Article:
Chapter10 - Chapter10 EffectiveGroupsandTeams...

Info iconThis preview shows pages 1–10. Sign up to view the full content.

View Full Document Right Arrow Icon
Chapter 10 Effective Groups and Teams
Background image of page 1

Info iconThis preview has intentionally blurred sections. Sign up to view the full version.

View Full DocumentRight Arrow Icon
Stanford Leadership in Focus Video Motivating Teams: Building Trust
Background image of page 2
Types of Groups in  Organizations
Background image of page 3

Info iconThis preview has intentionally blurred sections. Sign up to view the full version.

View Full DocumentRight Arrow Icon
Types of Groups in Organizations  (cont’d) Functional Group A permanent group created to accomplish a  number of organizational purposes within an  indefinite time horizon. Informal or Interest Group A group created by its own members for  purposes that may or may not be relevant to  organizational goals. Task Group A group created by the organization to  accomplish a relatively narrow range of purposes  within a stated time horizon.
Background image of page 4
Types of Teams Source:  “Types of Teams” adapted from Brian Dumaine, “The Trouble with Teams,”  Fortune,  September 5, 1994.  Copyright © 1994 Time, Inc. All rights reserved Problem-solving team Most popular team type; comprises knowledge workers who gather to solve a problem and then disband. Management team Consists mainly of managers from various functional areas who coordinate the work among other teams. Work team Are responsible for the daily work of the organization; when empowered, they are self-managed teams. Virtual team A new type of team that interacts by computer; member enters and leaves the network as needed and may take turns serving as leader. Quality circle Declining in popularity, quality circles, comprising of workers and supervisors, meet intermittently to discuss workplace problems.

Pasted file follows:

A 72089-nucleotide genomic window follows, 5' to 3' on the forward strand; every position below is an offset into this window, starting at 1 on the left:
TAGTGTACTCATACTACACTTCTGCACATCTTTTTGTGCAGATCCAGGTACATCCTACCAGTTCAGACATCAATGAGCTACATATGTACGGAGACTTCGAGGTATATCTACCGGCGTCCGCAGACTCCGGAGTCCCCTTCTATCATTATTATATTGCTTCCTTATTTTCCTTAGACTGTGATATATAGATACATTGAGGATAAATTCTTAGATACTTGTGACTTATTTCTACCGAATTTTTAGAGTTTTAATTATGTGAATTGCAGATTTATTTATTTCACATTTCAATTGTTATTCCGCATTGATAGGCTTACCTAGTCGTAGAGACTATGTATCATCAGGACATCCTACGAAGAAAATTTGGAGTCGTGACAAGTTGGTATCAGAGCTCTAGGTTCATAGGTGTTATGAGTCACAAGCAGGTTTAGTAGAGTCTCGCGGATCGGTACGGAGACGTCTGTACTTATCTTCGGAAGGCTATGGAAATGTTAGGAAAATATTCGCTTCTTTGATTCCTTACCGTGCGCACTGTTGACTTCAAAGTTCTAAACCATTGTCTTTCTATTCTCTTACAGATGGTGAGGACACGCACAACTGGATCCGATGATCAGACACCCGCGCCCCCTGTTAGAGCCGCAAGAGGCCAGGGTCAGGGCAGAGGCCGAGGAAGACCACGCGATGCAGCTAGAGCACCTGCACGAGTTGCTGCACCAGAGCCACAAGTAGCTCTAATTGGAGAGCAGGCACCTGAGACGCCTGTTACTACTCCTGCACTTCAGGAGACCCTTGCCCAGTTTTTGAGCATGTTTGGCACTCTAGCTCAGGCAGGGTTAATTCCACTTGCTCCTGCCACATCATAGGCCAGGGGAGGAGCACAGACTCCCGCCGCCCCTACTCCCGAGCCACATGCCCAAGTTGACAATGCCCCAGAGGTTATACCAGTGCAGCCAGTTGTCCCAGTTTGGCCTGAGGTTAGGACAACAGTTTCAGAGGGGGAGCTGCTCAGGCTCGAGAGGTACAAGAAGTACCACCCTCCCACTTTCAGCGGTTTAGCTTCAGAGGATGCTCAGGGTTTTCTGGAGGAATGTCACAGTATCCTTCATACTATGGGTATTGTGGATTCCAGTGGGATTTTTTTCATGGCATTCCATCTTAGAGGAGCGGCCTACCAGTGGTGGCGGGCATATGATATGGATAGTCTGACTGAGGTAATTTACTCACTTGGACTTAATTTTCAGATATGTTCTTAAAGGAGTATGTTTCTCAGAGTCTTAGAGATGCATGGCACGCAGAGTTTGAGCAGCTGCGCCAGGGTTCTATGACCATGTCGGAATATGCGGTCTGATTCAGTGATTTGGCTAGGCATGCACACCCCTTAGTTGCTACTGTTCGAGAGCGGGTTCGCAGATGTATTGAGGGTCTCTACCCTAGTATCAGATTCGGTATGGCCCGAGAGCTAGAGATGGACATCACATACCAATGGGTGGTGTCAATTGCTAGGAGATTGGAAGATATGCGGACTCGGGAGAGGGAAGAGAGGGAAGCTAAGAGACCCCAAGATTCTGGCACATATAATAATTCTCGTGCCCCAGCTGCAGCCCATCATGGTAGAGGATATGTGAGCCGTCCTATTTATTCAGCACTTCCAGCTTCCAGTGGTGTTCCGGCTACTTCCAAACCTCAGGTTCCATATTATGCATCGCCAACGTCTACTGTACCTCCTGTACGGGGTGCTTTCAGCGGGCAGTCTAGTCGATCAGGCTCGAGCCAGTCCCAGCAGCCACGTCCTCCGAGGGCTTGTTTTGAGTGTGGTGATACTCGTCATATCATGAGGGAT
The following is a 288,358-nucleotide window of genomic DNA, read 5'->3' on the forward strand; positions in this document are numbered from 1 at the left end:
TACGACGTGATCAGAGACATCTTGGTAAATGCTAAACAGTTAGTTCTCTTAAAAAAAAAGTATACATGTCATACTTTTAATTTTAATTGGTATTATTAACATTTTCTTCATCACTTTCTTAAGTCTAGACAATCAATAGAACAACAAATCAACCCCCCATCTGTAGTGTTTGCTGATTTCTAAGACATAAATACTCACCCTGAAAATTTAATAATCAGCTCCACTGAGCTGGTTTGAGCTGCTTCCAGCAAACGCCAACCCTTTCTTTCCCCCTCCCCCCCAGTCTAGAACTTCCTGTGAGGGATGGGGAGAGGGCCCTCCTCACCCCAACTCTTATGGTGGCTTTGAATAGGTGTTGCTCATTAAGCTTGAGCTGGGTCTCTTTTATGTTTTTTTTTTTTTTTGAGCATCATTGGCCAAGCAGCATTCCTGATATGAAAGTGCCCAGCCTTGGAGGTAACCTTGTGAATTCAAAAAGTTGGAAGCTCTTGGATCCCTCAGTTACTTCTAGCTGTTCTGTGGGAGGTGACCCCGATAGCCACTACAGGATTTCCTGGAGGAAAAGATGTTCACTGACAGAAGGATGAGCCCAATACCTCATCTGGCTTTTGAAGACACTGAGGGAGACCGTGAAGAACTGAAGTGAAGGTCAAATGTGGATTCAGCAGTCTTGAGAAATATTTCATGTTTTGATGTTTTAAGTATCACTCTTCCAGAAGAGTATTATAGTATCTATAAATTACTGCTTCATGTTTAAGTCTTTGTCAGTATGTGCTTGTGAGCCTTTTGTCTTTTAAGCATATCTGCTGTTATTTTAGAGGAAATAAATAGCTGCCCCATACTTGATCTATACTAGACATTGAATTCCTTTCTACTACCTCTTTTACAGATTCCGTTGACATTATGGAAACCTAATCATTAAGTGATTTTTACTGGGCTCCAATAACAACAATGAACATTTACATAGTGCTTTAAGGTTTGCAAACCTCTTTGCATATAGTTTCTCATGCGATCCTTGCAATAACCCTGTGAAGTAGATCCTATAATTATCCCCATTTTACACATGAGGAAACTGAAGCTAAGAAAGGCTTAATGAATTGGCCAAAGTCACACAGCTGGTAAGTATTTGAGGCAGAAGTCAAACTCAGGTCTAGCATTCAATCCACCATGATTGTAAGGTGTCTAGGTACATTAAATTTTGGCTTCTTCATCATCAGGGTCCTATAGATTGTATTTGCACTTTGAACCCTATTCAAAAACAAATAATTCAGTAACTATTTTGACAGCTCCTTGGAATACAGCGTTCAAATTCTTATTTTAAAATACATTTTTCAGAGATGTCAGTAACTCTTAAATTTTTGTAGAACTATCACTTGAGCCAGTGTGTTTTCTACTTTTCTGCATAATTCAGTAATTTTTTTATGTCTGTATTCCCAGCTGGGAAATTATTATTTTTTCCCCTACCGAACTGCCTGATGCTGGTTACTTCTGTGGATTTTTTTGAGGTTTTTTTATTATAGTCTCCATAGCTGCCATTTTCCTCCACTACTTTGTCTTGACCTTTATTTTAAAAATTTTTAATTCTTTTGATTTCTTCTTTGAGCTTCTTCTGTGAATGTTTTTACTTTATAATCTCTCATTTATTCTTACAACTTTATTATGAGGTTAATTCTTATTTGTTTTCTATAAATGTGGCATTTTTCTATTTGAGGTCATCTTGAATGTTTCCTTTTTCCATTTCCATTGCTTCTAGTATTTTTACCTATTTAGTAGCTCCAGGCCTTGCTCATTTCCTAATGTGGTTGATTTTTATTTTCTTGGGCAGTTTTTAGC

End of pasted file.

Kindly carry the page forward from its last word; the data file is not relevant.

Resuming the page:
Background image of page 5

Info iconThis preview has intentionally blurred sections. Sign up to view the full version.

View Full DocumentRight Arrow Icon
Why People Join Groups Goal accomplishment The groups’ goals motivate them to join. Personal identity We have confidence in what they say Affiliation Friendship, social stimulation, personal acceptance Emotional support Handle the pressures of daily living
Background image of page 6
Stages of Group Development
Background image of page 7

Info iconThis preview has intentionally blurred sections. Sign up to view the full version.

View Full DocumentRight Arrow Icon
Stages of Group Development, cont. Orientation (Forming) Attempting to define the task and how it will  be accomplished through discussions of  task-related concepts/issues. Confrontation (Storming) Intragroup competition, leaders emerge  and the formation of factions; arguing  among members, even when they agree.
Background image of page 8
Stages of Group Development, cont. Differentiation (Norming) 
Background image of page 9

Info iconThis preview has intentionally blurred sections. Sign up to view the full version.

View Full DocumentRight Arrow Icon
Image of page 10
This is the end of the preview. Sign up to access the rest of the document.

This note was uploaded on 05/26/2011 for the course MGMT 3000 taught by Professor Roberthirschfeld during the Spring '08 term at University of Georgia Athens.

Page1 / 30

Chapter10 - Chapter10 EffectiveGroupsandTeams...

This preview shows document pages 1 - 10. Sign up to view the full document.

View Full Document Right Arrow Icon
Ask a homework question - tutors are online